It’s only a week into the New Year, and we’re already facing the first big winter storm of 2015. Winter storm Gorgon formed over the Northwest on Sunday night, and in the coming days it’s expected to pummel the Midwest and Northeast. According to Weather.com, the fast-moving system has already prompted winter storm watches, warning, and advisories for parts of 15 states from Washington all the way to Ohio.
If you are in Gorgon’s line of fire (or ice for that matter), you’ll want to avoid driving as much as possible, at least in the early days of the storm’s fury. But with work, school and other commitments, that’s not always an option. If you must be out and about during wintery weather, it’s important to take proper safety precautions.
Here are some tips that can help even the most experienced winter weather drivers.
Be prepared …
- Have an emergency kit: If you don’t already have one, it’s smart to have a survival kit stashed somewhere in your vehicle. You can build your own or buy a premade kit. Either way, you should make sure your kit has blankets, roadside visibility aids such as triangle reflectors, a first-aid kit, a flashlight with extra batteries, a cell phone charger, jumper cables, and an ice scraper.
- Clear snow and ice off your car: This step seems like a no-brainer but make sure you don’t miss any spots. You’ll want to pay attention to windows, mirrors, lights, reflectors, the hood, roof and trunk. It may seem like overkill, but it could be the difference between you and a snowy ditch.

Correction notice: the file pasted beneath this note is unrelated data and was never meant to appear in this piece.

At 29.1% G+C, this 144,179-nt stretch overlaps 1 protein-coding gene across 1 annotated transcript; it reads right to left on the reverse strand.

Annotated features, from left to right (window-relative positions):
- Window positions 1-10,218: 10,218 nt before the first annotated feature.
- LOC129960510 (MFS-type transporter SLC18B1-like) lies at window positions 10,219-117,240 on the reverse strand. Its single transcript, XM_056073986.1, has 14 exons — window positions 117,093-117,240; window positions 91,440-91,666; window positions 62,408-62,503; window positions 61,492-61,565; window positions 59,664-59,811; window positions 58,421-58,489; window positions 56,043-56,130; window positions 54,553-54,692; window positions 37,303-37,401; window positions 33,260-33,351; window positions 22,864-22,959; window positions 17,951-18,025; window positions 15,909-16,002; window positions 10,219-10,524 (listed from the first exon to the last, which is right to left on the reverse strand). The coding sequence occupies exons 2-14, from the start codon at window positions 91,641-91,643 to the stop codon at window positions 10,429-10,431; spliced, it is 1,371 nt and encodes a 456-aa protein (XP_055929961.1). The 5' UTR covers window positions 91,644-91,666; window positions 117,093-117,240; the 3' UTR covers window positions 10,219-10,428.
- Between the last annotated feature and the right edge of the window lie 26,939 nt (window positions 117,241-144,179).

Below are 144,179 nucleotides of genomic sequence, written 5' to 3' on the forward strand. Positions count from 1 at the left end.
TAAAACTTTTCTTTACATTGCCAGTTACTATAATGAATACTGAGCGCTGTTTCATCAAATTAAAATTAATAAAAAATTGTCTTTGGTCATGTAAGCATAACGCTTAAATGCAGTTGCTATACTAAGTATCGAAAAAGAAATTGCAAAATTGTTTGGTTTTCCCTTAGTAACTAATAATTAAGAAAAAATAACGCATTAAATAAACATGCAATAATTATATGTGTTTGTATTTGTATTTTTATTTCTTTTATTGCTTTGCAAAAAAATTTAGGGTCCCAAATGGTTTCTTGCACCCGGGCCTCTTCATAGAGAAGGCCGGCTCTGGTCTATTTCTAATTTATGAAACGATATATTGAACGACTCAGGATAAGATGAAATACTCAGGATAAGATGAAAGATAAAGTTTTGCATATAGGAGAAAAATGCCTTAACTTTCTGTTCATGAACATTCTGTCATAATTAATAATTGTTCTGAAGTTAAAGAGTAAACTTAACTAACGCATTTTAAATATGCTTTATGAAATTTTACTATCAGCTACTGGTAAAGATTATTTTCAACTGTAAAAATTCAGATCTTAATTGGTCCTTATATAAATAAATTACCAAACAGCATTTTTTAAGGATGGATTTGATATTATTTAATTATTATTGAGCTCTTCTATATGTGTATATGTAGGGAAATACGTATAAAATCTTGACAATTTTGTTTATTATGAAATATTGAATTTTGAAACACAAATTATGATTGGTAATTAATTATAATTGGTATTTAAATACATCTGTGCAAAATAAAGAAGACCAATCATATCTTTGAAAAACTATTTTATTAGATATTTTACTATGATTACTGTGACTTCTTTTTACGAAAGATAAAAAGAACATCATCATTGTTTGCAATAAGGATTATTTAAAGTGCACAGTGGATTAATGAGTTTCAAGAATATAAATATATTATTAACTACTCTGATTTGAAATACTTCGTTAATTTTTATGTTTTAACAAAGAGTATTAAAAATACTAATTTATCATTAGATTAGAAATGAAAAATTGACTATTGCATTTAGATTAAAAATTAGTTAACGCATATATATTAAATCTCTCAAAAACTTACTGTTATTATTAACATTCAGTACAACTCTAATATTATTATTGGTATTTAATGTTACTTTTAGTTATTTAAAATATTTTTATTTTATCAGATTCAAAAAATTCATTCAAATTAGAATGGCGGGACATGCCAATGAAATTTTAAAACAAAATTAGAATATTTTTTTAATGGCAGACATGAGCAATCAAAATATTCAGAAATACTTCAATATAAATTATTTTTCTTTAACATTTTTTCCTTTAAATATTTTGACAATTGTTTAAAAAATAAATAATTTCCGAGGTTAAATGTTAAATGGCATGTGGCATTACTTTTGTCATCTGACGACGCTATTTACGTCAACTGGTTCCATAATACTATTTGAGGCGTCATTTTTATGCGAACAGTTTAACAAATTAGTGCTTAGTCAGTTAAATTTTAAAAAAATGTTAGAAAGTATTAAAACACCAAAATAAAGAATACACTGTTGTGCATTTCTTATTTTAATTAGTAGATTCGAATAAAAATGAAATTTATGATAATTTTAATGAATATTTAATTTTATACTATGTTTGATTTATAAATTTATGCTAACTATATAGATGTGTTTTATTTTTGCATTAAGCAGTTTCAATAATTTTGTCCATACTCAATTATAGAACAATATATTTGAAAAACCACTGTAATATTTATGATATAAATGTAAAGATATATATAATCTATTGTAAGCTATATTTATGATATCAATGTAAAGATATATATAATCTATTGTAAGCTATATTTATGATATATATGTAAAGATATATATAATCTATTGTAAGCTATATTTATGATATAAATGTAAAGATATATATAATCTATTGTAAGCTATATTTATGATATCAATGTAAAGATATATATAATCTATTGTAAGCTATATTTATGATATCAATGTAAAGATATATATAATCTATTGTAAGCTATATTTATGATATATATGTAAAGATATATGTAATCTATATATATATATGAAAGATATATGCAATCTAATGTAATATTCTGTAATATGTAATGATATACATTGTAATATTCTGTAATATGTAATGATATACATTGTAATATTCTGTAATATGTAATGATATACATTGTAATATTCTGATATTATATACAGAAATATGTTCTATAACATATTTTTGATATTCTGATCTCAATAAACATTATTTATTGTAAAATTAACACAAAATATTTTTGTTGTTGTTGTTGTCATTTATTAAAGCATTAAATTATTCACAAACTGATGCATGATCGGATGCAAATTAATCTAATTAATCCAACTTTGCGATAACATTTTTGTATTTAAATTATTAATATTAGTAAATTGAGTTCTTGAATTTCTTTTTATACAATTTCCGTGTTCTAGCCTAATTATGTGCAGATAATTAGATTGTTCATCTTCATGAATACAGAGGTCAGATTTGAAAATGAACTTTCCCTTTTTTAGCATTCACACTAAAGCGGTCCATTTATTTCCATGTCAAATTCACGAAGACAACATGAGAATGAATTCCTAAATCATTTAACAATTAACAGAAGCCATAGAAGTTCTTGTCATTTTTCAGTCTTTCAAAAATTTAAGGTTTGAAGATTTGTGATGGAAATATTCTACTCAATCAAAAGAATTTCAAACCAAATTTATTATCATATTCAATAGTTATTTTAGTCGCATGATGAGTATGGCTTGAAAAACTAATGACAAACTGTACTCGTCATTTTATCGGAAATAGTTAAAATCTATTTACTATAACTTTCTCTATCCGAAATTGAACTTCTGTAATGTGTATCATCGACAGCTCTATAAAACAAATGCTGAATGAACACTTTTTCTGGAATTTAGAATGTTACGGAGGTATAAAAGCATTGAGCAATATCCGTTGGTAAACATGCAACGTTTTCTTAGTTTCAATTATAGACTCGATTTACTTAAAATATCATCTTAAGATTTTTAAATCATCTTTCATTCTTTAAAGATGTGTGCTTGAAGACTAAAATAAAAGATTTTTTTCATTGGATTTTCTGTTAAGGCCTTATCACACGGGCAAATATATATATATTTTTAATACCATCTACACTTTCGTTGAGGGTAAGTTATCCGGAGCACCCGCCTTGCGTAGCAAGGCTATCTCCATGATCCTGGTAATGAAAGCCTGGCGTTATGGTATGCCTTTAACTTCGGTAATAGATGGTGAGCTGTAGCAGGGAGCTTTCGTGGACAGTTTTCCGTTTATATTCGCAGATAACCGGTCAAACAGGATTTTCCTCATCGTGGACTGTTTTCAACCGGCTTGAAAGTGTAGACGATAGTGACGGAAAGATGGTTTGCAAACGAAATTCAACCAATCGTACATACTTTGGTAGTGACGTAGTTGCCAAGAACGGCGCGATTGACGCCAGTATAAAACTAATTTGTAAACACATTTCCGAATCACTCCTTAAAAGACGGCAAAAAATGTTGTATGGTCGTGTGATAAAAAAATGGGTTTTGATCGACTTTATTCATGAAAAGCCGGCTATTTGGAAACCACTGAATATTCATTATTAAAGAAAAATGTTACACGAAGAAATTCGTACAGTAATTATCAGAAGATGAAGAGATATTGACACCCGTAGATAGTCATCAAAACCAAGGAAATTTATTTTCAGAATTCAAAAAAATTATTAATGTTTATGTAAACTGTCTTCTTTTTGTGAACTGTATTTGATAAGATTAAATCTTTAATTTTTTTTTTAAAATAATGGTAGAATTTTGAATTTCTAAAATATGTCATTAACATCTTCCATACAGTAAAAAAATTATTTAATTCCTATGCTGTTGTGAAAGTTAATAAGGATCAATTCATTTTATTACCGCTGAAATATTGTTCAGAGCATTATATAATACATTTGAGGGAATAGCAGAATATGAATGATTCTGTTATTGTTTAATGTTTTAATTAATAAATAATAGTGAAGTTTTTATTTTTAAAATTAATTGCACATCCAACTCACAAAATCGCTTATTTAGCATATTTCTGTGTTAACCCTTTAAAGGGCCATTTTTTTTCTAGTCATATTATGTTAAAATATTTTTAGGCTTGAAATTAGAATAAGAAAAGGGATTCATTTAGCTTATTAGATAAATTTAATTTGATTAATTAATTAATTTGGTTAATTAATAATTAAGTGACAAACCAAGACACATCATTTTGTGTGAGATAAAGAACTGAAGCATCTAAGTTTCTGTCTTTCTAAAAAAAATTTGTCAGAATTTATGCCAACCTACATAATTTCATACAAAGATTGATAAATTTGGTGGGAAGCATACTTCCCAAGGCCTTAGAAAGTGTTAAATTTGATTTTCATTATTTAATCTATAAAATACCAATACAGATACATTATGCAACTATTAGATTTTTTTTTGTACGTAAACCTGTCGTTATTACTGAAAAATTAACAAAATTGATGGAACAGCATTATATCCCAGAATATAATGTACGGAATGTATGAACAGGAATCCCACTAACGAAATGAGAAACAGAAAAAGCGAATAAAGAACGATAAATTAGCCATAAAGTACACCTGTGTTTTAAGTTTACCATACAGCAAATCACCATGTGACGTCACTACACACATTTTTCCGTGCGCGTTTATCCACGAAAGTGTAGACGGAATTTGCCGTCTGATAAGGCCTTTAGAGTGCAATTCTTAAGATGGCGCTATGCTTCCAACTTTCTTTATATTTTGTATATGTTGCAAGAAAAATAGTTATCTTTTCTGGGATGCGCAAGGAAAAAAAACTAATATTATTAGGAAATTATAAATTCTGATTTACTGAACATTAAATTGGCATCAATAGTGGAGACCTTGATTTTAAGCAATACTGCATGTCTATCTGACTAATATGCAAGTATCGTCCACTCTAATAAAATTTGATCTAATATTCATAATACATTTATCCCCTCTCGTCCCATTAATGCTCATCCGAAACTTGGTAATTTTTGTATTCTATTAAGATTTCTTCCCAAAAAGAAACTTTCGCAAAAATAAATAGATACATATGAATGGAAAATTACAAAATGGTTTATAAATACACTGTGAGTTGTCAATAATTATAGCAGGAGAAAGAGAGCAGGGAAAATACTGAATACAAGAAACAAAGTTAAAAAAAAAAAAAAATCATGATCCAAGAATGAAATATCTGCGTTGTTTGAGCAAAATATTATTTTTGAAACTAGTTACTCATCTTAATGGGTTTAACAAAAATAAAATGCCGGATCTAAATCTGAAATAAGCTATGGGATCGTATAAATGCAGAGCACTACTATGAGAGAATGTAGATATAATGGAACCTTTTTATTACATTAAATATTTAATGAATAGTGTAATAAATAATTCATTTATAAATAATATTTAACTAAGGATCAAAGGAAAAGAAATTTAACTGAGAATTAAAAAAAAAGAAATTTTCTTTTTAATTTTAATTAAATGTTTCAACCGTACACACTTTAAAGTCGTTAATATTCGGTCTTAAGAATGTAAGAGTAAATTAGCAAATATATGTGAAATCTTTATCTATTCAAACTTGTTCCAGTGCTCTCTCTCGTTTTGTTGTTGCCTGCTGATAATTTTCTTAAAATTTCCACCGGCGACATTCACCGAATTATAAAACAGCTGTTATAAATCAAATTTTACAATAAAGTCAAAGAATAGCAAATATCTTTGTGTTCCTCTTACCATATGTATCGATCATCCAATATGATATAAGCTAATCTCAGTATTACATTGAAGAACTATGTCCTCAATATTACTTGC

- Check the traffic report: Before heading out on the roads, it’s a good idea to turn on the local news and check up on road conditions. You can see which roads are clear and see where any trouble spots might be. In the end, you could find conditions are so bad that you decide not to chance it after all.
Keep at least half a tank of gas in your car during winter season. Why? Because this helps ensure that you have a source of heat in the event you become stranded in the cold and helps prevent a fuel line freeze-up.
While you’re on the road …
- Keep your headlights on: Even if it’s daytime, keep your headlights on while driving. This helps improve your own visibility as well as the ability for other cars to see you. The last thing you want is a head-on collision.
- Be cautious on bridges and overpasses: These areas are often the first to become icy when winter weather hits. Slow down when passing over these areas and keep a safe distance from cars around you in case somebody skids.
- Reduce your speed: However, don’t just be cautious on bridges and overpasses. It’s best to slow down overall. Remember, posted speed limits are for when road conditions are at their best – not during winter storms.
Avoid using cruise control when driving through wintery weather. It might be tempting to use it, especially if you are traveling a long distance, but it’s safer not to. In adverse weather, you want as much control of your vehicle as possible.
If you get stuck …
- Stay in your car: In the event you become stranded, like many Southern drivers did last winter, its best call for help and stay in your car. Your car is your best shelter from the elements and can help you stay warm. It’s rarely a good idea to venture out into a storm on foot.
- Be visible: While waiting with your car, try to make yourself visible as possible. Set out triangle reflectors, turn on your hazard lights, and keep the dome light burning inside of your car. All these things will help you be better seen by rescuers.
- Run the engine intermittently: Because it will be cold you’ll be tempted to keep the car running, but use the heater sparingly. Only run your engine for 10 minutes every hour or so. This will be enough to keep you warm and save your fuel.
Sand, or even cat litter, can provide your tires with the traction they need to get out of the snow. Keep a small bag of it in your car just in case you wind up getting stuck.
The best way to avoid getting stranded in winter weather is to avoid going out in it altogether. If you can, make arrangements to stay home from work or school. It’s always better to be safe than stranded.